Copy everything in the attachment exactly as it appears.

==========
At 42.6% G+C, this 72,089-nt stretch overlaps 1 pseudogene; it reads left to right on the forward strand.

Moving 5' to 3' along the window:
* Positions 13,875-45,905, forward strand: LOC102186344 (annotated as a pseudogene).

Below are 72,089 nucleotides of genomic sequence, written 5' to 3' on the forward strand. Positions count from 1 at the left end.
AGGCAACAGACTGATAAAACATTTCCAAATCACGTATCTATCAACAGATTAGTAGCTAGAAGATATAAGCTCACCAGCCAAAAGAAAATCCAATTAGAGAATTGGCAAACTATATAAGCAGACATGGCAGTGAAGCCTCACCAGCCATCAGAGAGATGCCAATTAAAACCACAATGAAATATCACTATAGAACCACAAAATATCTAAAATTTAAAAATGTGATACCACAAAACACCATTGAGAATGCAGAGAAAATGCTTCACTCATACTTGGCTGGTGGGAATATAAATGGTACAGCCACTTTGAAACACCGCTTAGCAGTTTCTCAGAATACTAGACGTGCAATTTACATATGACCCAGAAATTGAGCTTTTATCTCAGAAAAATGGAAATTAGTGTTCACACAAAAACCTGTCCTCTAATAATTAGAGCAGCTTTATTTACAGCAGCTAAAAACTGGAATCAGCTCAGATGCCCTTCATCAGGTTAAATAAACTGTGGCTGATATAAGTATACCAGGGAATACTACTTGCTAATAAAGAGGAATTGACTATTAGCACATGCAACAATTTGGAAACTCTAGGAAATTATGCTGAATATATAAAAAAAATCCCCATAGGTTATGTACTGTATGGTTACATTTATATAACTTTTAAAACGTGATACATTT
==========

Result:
At 42.6% G+C, this 72,089-nt stretch overlaps 1 pseudogene; it reads left to right on the forward strand.

Moving 5' to 3' along the window:
* Positions 13,875-45,905, forward strand: LOC102186344 (annotated as a pseudogene).

Below are 72,089 nucleotides of genomic sequence, written 5' to 3' on the forward strand. Positions count from 1 at the left end.
AGGCAACAGACTGATAAAACATTTCCAAATCACGTATCTATCAACAGATTAGTAGCTAGAAGATATAAGCTCACCAGCCAAAAGAAAATCCAATTAGAGAATTGGCAAACTATATAAGCAGACATGGCAGTGAAGCCTCACCAGCCATCAGAGAGATGCCAATTAAAACCACAATGAAATATCACTATAGAACCACAAAATATCTAAAATTTAAAAATGTGATACCACAAAACACCATTGAGAATGCAGAGAAAATGCTTCACTCATACTTGGCTGGTGGGAATATAAATGGTACAGCCACTTTGAAACACCGCTTAGCAGTTTCTCAGAATACTAGACGTGCAATTTACATATGACCCAGAAATTGAGCTTTTATCTCAGAAAAATGGAAATTAGTGTTCACACAAAAACCTGTCCTCTAATAATTAGAGCAGCTTTATTTACAGCAGCTAAAAACTGGAATCAGCTCAGATGCCCTTCATCAGGTTAAATAAACTGTGGCTGATATAAGTATACCAGGGAATACTACTTGCTAATAAAGAGGAATTGACTATTAGCACATGCAACAATTTGGAAACTCTAGGAAATTATGCTGAATATATAAAAAAAATCCCCATAGGTTATGTACTGTATGGTTACATTTATATAACTTTTAAAACGTGATACATTT